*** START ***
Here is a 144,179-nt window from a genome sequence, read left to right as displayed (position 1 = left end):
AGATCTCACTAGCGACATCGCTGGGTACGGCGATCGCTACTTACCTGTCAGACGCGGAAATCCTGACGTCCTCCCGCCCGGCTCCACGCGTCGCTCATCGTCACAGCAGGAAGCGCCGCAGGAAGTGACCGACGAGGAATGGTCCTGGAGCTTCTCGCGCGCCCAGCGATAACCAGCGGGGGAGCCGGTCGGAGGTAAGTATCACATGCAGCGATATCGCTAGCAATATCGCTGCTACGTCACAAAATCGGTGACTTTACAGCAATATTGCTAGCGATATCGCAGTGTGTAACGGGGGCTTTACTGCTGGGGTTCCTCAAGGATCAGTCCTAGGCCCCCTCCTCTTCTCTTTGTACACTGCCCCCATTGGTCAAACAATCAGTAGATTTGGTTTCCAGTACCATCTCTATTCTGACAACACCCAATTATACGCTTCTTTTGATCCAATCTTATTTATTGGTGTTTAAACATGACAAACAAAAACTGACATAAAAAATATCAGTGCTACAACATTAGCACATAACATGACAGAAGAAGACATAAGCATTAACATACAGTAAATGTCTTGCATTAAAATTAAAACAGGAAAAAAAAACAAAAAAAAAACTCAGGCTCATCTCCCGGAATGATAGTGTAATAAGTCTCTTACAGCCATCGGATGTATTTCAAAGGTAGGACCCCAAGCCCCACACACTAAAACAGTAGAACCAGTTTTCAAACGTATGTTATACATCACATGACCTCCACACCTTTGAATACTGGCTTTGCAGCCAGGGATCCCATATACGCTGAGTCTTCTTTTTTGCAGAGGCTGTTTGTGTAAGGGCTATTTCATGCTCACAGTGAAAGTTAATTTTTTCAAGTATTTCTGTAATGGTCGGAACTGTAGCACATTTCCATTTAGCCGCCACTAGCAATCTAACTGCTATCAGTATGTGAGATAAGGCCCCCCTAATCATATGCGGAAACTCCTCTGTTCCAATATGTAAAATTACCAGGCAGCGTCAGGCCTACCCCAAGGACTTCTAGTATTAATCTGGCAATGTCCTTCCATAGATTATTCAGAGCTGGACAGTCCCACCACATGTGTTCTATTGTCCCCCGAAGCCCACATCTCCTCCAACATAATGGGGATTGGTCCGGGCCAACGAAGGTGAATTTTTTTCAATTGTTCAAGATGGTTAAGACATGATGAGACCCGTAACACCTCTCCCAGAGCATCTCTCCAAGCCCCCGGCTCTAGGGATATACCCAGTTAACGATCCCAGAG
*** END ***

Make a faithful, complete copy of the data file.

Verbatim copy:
Here is a 144,179-nt window from a genome sequence, read left to right as displayed (position 1 = left end):
AGATCTCACTAGCGACATCGCTGGGTACGGCGATCGCTACTTACCTGTCAGACGCGGAAATCCTGACGTCCTCCCGCCCGGCTCCACGCGTCGCTCATCGTCACAGCAGGAAGCGCCGCAGGAAGTGACCGACGAGGAATGGTCCTGGAGCTTCTCGCGCGCCCAGCGATAACCAGCGGGGGAGCCGGTCGGAGGTAAGTATCACATGCAGCGATATCGCTAGCAATATCGCTGCTACGTCACAAAATCGGTGACTTTACAGCAATATTGCTAGCGATATCGCAGTGTGTAACGGGGGCTTTACTGCTGGGGTTCCTCAAGGATCAGTCCTAGGCCCCCTCCTCTTCTCTTTGTACACTGCCCCCATTGGTCAAACAATCAGTAGATTTGGTTTCCAGTACCATCTCTATTCTGACAACACCCAATTATACGCTTCTTTTGATCCAATCTTATTTATTGGTGTTTAAACATGACAAACAAAAACTGACATAAAAAATATCAGTGCTACAACATTAGCACATAACATGACAGAAGAAGACATAAGCATTAACATACAGTAAATGTCTTGCATTAAAATTAAAACAGGAAAAAAAAACAAAAAAAAAACTCAGGCTCATCTCCCGGAATGATAGTGTAATAAGTCTCTTACAGCCATCGGATGTATTTCAAAGGTAGGACCCCAAGCCCCACACACTAAAACAGTAGAACCAGTTTTCAAACGTATGTTATACATCACATGACCTCCACACCTTTGAATACTGGCTTTGCAGCCAGGGATCCCATATACGCTGAGTCTTCTTTTTTGCAGAGGCTGTTTGTGTAAGGGCTATTTCATGCTCACAGTGAAAGTTAATTTTTTCAAGTATTTCTGTAATGGTCGGAACTGTAGCACATTTCCATTTAGCCGCCACTAGCAATCTAACTGCTATCAGTATGTGAGATAAGGCCCCCCTAATCATATGCGGAAACTCCTCTGTTCCAATATGTAAAATTACCAGGCAGCGTCAGGCCTACCCCAAGGACTTCTAGTATTAATCTGGCAATGTCCTTCCATAGATTATTCAGAGCTGGACAGTCCCACCACATGTGTTCTATTGTCCCCCGAAGCCCACATCTCCTCCAACATAATGGGGATTGGTCCGGGCCAACGAAGGTGAATTTTTTTCAATTGTTCAAGATGGTTAAGACATGATGAGACCCGTAACACCTCTCCCAGAGCATCTCTCCAAGCCCCCGGCTCTAGGGATATACCCAGTTAACGATCCCAGAG